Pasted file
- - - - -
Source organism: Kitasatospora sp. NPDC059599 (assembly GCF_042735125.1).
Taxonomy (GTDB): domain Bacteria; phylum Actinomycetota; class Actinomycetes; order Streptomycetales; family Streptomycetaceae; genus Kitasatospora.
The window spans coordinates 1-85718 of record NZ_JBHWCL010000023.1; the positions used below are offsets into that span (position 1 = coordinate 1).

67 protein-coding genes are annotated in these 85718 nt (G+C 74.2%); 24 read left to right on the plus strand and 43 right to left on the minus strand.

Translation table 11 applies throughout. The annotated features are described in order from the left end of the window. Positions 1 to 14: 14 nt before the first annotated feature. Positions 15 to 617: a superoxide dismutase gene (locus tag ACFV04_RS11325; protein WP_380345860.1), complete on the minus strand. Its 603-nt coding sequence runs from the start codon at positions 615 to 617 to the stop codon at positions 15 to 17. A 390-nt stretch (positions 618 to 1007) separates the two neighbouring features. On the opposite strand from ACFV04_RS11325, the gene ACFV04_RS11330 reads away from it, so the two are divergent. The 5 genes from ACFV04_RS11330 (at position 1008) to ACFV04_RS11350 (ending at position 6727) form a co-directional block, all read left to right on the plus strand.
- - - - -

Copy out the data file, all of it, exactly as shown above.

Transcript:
Source organism: Kitasatospora sp. NPDC059599 (assembly GCF_042735125.1).
Taxonomy (GTDB): domain Bacteria; phylum Actinomycetota; class Actinomycetes; order Streptomycetales; family Streptomycetaceae; genus Kitasatospora.
The window spans coordinates 1-85718 of record NZ_JBHWCL010000023.1; the positions used below are offsets into that span (position 1 = coordinate 1).

67 protein-coding genes are annotated in these 85718 nt (G+C 74.2%); 24 read left to right on the plus strand and 43 right to left on the minus strand.

Translation table 11 applies throughout. The annotated features are described in order from the left end of the window. Positions 1 to 14: 14 nt before the first annotated feature. Positions 15 to 617: a superoxide dismutase gene (locus tag ACFV04_RS11325; protein WP_380345860.1), complete on the minus strand. Its 603-nt coding sequence runs from the start codon at positions 615 to 617 to the stop codon at positions 15 to 17. A 390-nt stretch (positions 618 to 1007) separates the two neighbouring features. On the opposite strand from ACFV04_RS11325, the gene ACFV04_RS11330 reads away from it, so the two are divergent. The 5 genes from ACFV04_RS11330 (at position 1008) to ACFV04_RS11350 (ending at position 6727) form a co-directional block, all read left to right on the plus strand.